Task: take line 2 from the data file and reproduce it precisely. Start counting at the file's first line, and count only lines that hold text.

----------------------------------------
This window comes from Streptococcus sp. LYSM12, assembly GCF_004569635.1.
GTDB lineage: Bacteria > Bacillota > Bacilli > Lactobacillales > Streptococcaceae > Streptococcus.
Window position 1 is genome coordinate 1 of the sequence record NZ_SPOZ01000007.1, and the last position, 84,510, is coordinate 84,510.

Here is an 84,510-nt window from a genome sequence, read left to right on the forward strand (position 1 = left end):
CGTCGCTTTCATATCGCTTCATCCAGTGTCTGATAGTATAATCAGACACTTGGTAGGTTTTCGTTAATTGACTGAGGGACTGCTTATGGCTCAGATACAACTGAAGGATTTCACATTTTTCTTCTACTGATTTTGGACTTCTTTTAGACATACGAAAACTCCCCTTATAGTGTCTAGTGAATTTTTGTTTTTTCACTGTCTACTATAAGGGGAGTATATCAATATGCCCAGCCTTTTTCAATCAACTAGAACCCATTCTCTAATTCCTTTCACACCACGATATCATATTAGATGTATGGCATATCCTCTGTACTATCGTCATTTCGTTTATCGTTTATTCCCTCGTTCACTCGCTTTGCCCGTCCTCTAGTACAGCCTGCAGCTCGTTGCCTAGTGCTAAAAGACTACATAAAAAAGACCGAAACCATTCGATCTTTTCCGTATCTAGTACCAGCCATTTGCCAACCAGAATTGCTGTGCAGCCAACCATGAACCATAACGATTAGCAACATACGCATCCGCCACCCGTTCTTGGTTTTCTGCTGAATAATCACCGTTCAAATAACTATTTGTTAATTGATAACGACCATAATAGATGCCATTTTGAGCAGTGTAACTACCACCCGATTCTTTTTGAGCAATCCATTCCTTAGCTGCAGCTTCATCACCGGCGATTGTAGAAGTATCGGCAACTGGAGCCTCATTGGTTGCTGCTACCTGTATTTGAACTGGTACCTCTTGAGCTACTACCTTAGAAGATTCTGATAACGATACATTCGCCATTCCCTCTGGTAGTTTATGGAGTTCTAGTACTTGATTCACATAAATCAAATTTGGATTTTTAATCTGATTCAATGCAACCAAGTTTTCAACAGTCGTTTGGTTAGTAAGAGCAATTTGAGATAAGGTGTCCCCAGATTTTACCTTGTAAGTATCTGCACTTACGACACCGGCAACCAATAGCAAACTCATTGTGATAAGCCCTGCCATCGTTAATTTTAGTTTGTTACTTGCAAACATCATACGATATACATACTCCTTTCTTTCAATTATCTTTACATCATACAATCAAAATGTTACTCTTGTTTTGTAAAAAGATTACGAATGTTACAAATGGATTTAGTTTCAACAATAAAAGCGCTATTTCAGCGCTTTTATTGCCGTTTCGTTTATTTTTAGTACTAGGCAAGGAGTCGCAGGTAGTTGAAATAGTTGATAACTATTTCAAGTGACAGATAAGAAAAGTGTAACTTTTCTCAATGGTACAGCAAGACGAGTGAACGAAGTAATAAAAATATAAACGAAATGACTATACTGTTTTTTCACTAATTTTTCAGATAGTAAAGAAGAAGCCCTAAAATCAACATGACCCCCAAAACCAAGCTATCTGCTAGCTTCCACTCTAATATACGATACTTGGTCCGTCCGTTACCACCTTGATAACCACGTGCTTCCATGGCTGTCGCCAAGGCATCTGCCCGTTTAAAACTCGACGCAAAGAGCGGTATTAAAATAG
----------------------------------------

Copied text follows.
GTDB lineage: Bacteria > Bacillota > Bacilli > Lactobacillales > Streptococcaceae > Streptococcus.